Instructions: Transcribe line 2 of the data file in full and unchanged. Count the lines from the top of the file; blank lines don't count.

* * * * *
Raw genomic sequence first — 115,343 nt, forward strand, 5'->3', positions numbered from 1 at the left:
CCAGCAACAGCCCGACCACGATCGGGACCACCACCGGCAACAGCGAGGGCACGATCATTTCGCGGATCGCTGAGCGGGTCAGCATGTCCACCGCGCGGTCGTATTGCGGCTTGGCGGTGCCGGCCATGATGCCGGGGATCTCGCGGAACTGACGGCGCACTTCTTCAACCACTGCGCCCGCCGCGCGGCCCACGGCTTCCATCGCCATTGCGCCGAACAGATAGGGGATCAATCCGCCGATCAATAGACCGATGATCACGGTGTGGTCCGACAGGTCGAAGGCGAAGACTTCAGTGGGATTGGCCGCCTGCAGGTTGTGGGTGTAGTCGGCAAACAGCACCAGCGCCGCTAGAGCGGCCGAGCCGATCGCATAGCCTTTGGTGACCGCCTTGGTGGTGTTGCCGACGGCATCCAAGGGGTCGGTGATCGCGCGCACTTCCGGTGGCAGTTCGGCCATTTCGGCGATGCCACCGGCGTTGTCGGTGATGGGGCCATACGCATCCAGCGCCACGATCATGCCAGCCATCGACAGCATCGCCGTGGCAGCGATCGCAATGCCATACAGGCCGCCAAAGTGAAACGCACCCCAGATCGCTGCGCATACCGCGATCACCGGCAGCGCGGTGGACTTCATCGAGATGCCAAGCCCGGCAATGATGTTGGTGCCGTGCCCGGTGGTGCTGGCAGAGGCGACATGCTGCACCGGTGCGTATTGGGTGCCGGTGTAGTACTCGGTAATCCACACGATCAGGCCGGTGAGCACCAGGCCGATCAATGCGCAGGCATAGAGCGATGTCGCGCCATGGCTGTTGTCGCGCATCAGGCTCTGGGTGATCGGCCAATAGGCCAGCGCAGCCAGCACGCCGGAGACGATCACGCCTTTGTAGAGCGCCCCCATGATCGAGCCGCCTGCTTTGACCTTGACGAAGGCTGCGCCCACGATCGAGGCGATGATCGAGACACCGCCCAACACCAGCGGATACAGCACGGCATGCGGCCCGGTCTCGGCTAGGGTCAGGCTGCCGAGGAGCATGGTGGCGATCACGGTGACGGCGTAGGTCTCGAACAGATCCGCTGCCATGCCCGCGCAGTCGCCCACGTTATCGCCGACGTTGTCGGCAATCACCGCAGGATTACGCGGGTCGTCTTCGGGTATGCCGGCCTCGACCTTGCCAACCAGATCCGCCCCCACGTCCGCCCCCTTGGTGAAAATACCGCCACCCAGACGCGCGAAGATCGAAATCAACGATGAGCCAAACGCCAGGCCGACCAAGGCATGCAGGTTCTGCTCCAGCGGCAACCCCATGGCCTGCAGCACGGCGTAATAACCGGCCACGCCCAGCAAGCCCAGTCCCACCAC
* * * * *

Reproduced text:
CCAGCAACAGCCCGACCACGATCGGGACCACCACCGGCAACAGCGAGGGCACGATCATTTCGCGGATCGCTGAGCGGGTCAGCATGTCCACCGCGCGGTCGTATTGCGGCTTGGCGGTGCCGGCCATGATGCCGGGGATCTCGCGGAACTGACGGCGCACTTCTTCAACCACTGCGCCCGCCGCGCGGCCCACGGCTTCCATCGCCATTGCGCCGAACAGATAGGGGATCAATCCGCCGATCAATAGACCGATGATCACGGTGTGGTCCGACAGGTCGAAGGCGAAGACTTCAGTGGGATTGGCCGCCTGCAGGTTGTGGGTGTAGTCGGCAAACAGCACCAGCGCCGCTAGAGCGGCCGAGCCGATCGCATAGCCTTTGGTGACCGCCTTGGTGGTGTTGCCGACGGCATCCAAGGGGTCGGTGATCGCGCGCACTTCCGGTGGCAGTTCGGCCATTTCGGCGATGCCACCGGCGTTGTCGGTGATGGGGCCATACGCATCCAGCGCCACGATCATGCCAGCCATCGACAGCATCGCCGTGGCAGCGATCGCAATGCCATACAGGCCGCCAAAGTGAAACGCACCCCAGATCGCTGCGCATACCGCGATCACCGGCAGCGCGGTGGACTTCATCGAGATGCCAAGCCCGGCAATGATGTTGGTGCCGTGCCCGGTGGTGCTGGCAGAGGCGACATGCTGCACCGGTGCGTATTGGGTGCCGGTGTAGTACTCGGTAATCCACACGATCAGGCCGGTGAGCACCAGGCCGATCAATGCGCAGGCATAGAGCGATGTCGCGCCATGGCTGTTGTCGCGCATCAGGCTCTGGGTGATCGGCCAATAGGCCAGCGCAGCCAGCACGCCGGAGACGATCACGCCTTTGTAGAGCGCCCCCATGATCGAGCCGCCTGCTTTGACCTTGACGAAGGCTGCGCCCACGATCGAGGCGATGATCGAGACACCGCCCAACACCAGCGGATACAGCACGGCATGCGGCCCGGTCTCGGCTAGGGTCAGGCTGCCGAGGAGCATGGTGGCGATCACGGTGACGGCGTAGGTCTCGAACAGATCCGCTGCCATGCCCGCGCAGTCGCCCACGTTATCGCCGACGTTGTCGGCAATCACCGCAGGATTACGCGGGTCGTCTTCGGGTATGCCGGCCTCGACCTTGCCAACCAGATCCGCCCCCACGTCCGCCCCCTTGGTGAAAATACCGCCACCCAGACGCGCGAAGATCGAAATCAACGATGAGCCAAACGCCAGGCCGACCAAGGCATGCAGGTTCTGCTCCAGCGGCAACCCCATGGCCTGCAGCACGGCGTAATAACCGGCCACGCCCAGCAAGCCCAGTCCCACCAC